This is not a complete answer, it's just offering my perspective. It leans towards suggesting action, but I'd rather let other people speak before we are done here. I'm putting it here to not clutter up the post.
In my experience as moderator, of the non-serious contenders (which were flagged as such) there are broadly three categories:
- Answers that are very high effort but not going towards the Scoring Criterion. These are commonly answers that choose a difficult or complex language or algorithm to tackle a problem. Sometimes they are the first answer to a long unanswered challenge.
Now I'd really prefer these to be golfed, and I probably won't upvote them until they do. An answer that solves the challenge in \$O(\log(n))\$ using a special algorithm and is well golfed considering is worth an upvote from me.
However at the same time I recognize that when you've spent hours working on something and it finally works, you just want to post it. Maybe take a nap and come back to it later, maybe someone will even spot an error before you start golfing it. And not everything that you plan on coming back to later always gets done.
As a moderator when I'm asked to delete these answers it pains me. Usually these languish in the inbox for a couple of days because none of us wants to delete something that clearly took hours of time. Only a small percentage of the answers we delete are ever undeleted. I don't feel like this motivates anyone to golf.
The second category is pretty similar to the first
- Answers that are either clever, jokes or both. They were never really about golfing, and golfing would sort of defeat the point.
To be clear some jokes actually fall IMO into the first category as a joke can sometimes just be a strange restriction. For example writing an answer that when read aloud forms a limerick. It's a joke sure, but it's also a restriction just like choosing a funny esolang is. So to these what I've said in the first one applies, I'd like to see an effort put into the SC in addition to the effort put towards making it funny, but I'm loath to delete answers that don't.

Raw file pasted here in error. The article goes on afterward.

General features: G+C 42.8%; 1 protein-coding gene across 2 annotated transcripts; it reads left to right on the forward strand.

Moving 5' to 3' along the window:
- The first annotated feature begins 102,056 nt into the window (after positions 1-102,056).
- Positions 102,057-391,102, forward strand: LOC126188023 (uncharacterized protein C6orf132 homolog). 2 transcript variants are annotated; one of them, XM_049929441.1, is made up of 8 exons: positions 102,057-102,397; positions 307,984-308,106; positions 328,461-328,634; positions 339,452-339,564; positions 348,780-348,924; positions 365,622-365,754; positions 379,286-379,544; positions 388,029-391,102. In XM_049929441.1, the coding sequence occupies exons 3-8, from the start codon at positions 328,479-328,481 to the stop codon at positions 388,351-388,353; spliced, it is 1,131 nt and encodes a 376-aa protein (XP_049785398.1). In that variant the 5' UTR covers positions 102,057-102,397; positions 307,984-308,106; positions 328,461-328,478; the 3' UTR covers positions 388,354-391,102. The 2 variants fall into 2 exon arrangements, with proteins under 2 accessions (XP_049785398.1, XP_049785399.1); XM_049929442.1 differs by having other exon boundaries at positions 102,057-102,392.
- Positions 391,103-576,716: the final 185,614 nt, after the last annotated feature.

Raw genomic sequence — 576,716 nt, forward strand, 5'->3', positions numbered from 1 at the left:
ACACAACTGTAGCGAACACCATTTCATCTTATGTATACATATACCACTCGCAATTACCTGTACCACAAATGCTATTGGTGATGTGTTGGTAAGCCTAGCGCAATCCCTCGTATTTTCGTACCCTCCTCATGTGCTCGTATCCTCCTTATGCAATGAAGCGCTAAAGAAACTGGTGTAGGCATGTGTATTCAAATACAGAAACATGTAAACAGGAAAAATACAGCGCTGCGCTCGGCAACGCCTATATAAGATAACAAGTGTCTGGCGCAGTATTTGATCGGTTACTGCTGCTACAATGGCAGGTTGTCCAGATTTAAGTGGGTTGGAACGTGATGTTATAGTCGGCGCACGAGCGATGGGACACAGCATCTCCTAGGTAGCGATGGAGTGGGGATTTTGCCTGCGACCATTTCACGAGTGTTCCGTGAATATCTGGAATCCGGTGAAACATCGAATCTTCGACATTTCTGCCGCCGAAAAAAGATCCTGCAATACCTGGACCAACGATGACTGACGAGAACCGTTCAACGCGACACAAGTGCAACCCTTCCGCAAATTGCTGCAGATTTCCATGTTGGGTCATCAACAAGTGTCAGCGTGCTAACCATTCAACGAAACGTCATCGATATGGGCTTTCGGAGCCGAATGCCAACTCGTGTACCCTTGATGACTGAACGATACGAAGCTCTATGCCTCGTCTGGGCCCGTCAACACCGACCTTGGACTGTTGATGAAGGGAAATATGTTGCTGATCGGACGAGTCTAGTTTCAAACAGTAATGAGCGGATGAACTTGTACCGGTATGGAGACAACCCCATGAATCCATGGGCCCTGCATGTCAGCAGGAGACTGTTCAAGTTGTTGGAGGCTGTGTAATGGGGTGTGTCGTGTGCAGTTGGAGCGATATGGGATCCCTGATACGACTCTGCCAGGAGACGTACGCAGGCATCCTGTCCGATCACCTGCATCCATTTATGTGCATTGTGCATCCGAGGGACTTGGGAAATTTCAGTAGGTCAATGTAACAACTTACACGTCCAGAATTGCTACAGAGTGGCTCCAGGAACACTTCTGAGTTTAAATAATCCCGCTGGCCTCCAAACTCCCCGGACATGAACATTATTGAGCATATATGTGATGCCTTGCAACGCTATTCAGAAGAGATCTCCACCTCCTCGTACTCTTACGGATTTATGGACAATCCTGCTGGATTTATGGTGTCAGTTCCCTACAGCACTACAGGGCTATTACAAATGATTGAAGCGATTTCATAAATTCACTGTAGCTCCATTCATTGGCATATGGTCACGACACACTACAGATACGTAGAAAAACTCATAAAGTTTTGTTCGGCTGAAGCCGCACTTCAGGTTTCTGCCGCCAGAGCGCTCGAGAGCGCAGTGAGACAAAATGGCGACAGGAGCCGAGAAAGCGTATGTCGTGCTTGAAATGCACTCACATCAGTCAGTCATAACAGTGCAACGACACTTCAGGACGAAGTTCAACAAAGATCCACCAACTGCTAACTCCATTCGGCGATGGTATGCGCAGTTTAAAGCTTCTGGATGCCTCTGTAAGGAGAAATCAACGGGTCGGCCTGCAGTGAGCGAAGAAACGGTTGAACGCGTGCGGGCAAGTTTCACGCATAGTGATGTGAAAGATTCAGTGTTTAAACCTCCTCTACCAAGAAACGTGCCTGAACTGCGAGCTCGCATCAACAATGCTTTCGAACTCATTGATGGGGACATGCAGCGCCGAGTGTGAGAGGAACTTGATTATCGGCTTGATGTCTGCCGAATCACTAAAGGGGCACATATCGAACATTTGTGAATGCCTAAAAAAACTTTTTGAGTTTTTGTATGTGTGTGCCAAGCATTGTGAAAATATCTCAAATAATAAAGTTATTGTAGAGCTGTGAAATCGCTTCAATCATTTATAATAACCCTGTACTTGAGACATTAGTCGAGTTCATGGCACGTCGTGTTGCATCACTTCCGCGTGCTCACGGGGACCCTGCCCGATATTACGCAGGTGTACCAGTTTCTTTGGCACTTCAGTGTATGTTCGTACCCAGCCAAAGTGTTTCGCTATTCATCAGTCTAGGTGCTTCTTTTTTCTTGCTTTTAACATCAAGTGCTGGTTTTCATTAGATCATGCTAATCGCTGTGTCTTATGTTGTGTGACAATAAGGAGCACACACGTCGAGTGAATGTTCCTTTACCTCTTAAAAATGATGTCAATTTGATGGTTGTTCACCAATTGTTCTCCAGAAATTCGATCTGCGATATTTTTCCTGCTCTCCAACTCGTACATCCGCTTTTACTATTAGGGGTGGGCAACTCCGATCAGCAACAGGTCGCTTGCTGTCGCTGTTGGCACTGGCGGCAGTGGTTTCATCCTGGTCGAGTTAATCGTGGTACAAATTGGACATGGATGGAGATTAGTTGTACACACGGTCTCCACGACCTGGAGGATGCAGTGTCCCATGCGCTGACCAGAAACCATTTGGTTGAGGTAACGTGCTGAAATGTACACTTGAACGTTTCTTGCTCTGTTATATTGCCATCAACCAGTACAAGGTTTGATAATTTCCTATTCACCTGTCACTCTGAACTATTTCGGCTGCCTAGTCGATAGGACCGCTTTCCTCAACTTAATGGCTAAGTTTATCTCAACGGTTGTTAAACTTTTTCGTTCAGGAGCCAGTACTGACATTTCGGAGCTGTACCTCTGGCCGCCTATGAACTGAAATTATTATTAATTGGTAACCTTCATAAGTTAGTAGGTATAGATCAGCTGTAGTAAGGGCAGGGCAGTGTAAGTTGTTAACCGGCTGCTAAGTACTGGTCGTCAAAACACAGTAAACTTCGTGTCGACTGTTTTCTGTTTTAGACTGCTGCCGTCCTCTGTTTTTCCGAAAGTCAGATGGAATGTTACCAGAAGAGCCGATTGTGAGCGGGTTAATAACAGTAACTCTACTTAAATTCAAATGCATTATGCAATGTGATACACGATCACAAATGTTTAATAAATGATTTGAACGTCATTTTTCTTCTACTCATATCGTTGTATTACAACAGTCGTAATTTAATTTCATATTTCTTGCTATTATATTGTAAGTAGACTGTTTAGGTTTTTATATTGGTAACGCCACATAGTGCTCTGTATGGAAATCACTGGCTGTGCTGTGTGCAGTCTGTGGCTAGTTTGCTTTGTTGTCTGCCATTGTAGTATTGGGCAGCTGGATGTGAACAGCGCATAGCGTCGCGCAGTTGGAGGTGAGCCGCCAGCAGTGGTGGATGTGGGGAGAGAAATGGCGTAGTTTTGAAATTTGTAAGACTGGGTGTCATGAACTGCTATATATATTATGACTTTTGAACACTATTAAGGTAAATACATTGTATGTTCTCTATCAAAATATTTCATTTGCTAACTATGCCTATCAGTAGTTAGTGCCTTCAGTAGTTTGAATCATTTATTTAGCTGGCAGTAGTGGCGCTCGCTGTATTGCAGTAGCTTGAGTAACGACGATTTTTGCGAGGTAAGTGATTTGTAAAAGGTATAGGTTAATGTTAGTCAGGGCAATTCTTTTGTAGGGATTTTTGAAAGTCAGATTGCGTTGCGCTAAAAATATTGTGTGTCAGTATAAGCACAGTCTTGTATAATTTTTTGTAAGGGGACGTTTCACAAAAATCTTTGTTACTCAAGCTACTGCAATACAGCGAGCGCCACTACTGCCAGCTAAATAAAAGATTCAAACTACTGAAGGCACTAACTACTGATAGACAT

With that aside this is probably actually the smallest category. However these answers get the most attention so I think they have an outsized influence. I don't really like being the fun police coming and telling people they are having fun wrong, but these answers are pretty rare so it's not a big issue for me.
The last type of answer is one I'm pretty apathetic about:
- Answers made by new users who just don't seem to know what code-golf is and just solve the problem.
I just don't care about these answers, they can be deleted or kept. Doesn't matter to me. At most I think it's a little hostile to newcomers to delete their posts like this, but they don't seem to be interested in what our site is about anyway.
So these answers aren't great, I'm probably not upvoting any of them. However my view is that this isn't really enough to justify deleting them. I don't see them as a blight that needs to be excised, they're just not great, and I wonder if deleting them is doing more harm than good.
One last thought
king-of-the-hill and answer-chaining challenges are a little different from other types of challenges. In a normal code-golf challenge if someone posts a bad answer, at worst you have to look at it. But when someone posts an answer that scores poorly you are still forced to interact with it.
It is my impression that for certain KotHs there are sometimes answers that don't score very well but are designed to just mess with the game. My perspective here is that if this is possible that's probably indicative of a flaw in the challenge design. Other than answers specifically made to boost another answer KotHs should be resistant to some amount of stupidity.
However I get it can be annoying, and maybe we ought to have different rules specifically for challenges with inter-player interaction.
- This standard loophole on suicidal submissions
- ME's comment:
I find that joke submissions in general are very important to get many KotHs going. For instance, if people had only ever posted serious submissions to RPSLV, there would have been no game, since nothing can beat a uniformly random strategy with anything but luck. Furthermore, KotHs need many submissions to be fun, and a bunch of less serious submissions in the beginning help a lot to explore the strategy space and gather some popularity.